[34] ‘Archives de Zoologie expérimentale,’ tom. vii. 1878, p. 394. When I wrote the above passage, I was not aware that Krukenberg (‘Untersuchungen a. d. physiol. Inst. d. Univ. Heidelberg,’ Bd. ii. p. 37, 1877) had previously investigated the digestive juice of Lumbricus. He states that it contains a peptic, and diastatic, as well as a tryptic ferment.

[35a] On the action of the pancreatic ferment, see ‘A Text-Book of Physiology,’ by Michael Foster, 2nd edit. pp. 198–203. 1878.

[35b] Schmulewitsch, ‘Action des Sucs digestifs sur la Cellulose.’ Bull. de l’Acad. Imp. de St. Pétersbourg, tom. xxv. p. 549. 1879.

[40] Claparède doubts whether saliva is secreted by worms: see ‘Zeitschrift für wissenschaft. Zoologie,’ B. xix. 1869, p. 601.

[41a] Perrier, ‘Archives de Zoolog. expér.’ July, 1874, pp. 416, 419.

[41b] ‘Zeitschrift für wissenschaft. Zoologie,’ B. xix, 1869, pp. 603–606.

[46] De Vries, ‘Landwirth. Jahrbücher,’ 1881, p. 77.

[49] M. Foster, ‘A Text-Book of Physiology,’ 2nd edit. 1878, p. 243.

[50] M. Foster, ut sup. p. 200.

[53] Claparède remarks (‘Zeitschrift für wisseuschaft. Zoolog.’ B. 19, 1869, p. 602) that the pharynx appears from its structure to be adapted for suction.

[58] An account of her observations is given in the ‘Gardeners’ Chronicle,’ March 28th, 1868, p. 324.

[59a] London’s ‘Gard. Mag.’ xvii. p. 216, as quoted in the ‘Catalogue of the British Museum Worms,’ 1865, p. 327.

[59b] ‘Familie der Regenwürmer,’ p. 19.

[79] In these narrow triangles the apical angle is 9° 34′, and the basal angles 85° 13′. In the broader triangles the apical angle is 19° 10′ and the basal angles 80° 25′.

[89a] See his interesting work, ‘Souvenirs entomologiques,’ 1879, pp. 168–177.

[89b] Möbius, ‘Die Bewegungen der Thiere,’ &c., 1873, p. 111.

[90] ‘Annals and Mag. of N. History,’ series ii. vol. ix. 1852, p. 333.

[93] ‘Archives de Zoolog. expér.’ tom. iii. 1874, p. 405.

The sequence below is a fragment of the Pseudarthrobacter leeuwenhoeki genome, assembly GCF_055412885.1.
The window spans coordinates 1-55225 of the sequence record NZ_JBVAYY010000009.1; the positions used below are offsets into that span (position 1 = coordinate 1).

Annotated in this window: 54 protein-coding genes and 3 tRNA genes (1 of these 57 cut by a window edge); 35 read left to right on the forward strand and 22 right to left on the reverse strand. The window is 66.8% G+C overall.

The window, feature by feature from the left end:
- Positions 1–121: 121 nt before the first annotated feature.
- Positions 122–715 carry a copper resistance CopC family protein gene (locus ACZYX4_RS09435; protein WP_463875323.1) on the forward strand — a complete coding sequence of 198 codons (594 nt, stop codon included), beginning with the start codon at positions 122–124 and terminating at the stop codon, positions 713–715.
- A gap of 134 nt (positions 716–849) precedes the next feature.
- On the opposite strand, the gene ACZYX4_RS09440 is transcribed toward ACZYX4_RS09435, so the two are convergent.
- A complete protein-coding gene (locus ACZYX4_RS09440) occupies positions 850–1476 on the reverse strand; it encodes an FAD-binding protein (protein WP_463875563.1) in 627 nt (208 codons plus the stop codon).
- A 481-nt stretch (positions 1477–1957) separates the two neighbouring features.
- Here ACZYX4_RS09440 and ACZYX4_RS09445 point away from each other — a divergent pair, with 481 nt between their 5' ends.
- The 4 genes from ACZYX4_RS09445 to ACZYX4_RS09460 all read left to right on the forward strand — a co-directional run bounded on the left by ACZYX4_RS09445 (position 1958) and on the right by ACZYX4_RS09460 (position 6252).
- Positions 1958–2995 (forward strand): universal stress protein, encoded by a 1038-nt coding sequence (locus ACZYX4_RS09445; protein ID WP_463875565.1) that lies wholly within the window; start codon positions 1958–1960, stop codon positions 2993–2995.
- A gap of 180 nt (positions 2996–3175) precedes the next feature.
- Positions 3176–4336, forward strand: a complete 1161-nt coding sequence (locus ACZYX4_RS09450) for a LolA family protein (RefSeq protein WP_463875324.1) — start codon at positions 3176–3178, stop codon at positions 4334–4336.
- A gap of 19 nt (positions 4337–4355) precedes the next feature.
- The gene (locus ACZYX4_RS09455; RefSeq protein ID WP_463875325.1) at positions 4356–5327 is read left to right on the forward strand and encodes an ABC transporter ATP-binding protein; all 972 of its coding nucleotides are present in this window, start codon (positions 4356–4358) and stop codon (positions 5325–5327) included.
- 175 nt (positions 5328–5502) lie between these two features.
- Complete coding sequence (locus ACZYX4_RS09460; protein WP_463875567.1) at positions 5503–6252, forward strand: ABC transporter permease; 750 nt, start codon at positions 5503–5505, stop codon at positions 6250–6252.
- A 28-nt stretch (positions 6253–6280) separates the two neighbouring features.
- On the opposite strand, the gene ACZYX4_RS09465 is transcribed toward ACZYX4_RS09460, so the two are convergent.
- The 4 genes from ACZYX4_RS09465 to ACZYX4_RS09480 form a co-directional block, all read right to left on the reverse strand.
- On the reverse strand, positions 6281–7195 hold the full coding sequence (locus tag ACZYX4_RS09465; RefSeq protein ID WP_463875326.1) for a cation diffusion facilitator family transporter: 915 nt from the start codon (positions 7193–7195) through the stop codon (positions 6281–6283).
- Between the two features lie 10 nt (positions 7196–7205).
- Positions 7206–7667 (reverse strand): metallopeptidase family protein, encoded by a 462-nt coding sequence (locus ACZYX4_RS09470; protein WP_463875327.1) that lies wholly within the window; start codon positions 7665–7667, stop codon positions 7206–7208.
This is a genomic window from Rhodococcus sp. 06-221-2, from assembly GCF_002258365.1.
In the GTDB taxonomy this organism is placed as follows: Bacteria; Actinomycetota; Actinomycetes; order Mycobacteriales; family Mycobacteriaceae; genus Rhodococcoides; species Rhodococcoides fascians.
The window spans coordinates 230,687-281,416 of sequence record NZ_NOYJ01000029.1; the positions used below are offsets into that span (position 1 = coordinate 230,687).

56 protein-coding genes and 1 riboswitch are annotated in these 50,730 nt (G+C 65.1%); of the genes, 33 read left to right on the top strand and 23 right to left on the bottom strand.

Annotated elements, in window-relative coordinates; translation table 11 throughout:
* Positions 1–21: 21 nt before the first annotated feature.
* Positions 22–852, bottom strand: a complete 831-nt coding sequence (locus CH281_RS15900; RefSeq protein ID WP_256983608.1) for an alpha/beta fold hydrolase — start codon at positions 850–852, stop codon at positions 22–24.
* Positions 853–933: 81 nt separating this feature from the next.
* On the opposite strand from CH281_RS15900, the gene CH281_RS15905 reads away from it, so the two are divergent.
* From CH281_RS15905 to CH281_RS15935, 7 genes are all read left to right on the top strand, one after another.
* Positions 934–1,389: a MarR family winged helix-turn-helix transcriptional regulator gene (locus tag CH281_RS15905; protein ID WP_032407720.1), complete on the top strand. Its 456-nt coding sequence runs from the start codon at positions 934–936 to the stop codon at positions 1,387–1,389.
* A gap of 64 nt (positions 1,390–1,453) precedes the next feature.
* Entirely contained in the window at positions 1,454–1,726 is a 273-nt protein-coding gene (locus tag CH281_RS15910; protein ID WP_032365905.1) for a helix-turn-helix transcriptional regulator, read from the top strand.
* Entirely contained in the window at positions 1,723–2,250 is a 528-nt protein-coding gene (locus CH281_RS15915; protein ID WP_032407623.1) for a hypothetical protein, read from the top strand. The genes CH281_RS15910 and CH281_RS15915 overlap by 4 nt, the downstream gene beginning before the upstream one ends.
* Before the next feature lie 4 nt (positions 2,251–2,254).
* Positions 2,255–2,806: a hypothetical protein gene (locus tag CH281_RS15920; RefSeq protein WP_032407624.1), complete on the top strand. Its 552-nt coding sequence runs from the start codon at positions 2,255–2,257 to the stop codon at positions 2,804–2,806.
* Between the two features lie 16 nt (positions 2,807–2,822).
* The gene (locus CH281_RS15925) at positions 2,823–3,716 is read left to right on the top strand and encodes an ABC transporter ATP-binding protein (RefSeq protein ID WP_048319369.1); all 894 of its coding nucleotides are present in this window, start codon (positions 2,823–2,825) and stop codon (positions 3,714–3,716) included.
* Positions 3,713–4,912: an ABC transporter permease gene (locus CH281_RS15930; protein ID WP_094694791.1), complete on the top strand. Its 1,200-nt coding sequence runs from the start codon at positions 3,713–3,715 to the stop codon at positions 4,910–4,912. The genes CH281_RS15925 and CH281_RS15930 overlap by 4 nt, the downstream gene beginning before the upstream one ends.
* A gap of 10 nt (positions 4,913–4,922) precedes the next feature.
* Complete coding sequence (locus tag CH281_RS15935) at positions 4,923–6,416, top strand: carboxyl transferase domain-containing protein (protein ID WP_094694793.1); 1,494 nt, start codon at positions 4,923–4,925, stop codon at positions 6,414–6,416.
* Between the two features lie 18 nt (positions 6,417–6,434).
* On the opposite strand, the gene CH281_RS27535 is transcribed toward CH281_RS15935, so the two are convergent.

[97] I state this on the authority of Semper, ‘Reisen im Archipel der Philippinen,’ Th. ii. 1877, p. 30.

[101] Dr. King gave me some worms collected near Nice, which, as he believes, had constructed these castings. They were sent to M. Perrier, who with great kindness examined and named them for me: they consisted of Perichæta affinis, a native of Cochin China and of the Philippines; P. Luzonica, a native of Luzon in the Philippines; and P. Houlleti, which lives near Calcutta. M. Perrier informs me that species of Perichæta have been naturalized in the gardens near Montpellier and in Algiers. Before I had any reason to suspect that the tower-like castings from Nice had been formed by worms not endemic in the country, I was greatly surprised to see how closely they resembled castings sent to me from near Calcutta, where it is known that species of Perichæta abound.

[102] ‘Zeitschrift für wissenschaft. Zoolog.’ B. xxviii. 1877, p. 364.

[108] ‘Zeitschrift für wissenschaft. Zoolog.’ B. xxviii. 1877, p. 356.

[113] Perrier, ‘Archives de Zoolog. expér.’ tom. 3, p. 378, 1874.

[126] This case is given in a postscript to my paper in the ‘Transact. Geolog. Soc.’ (Vol. v. p. 505), and contains a serious error, as in the account received I mistook the figure 30 for 80. The tenant, moreover, formerly said that he had marled the field thirty years before, but was now positive that this was done in 1809, that is twenty-eight years before the first examination of the field by my friend. The error, as far as the figure 80 is concerned, was corrected in an article by me, in the ‘Gardeners’ Chronicle,’ 1844, p. 218.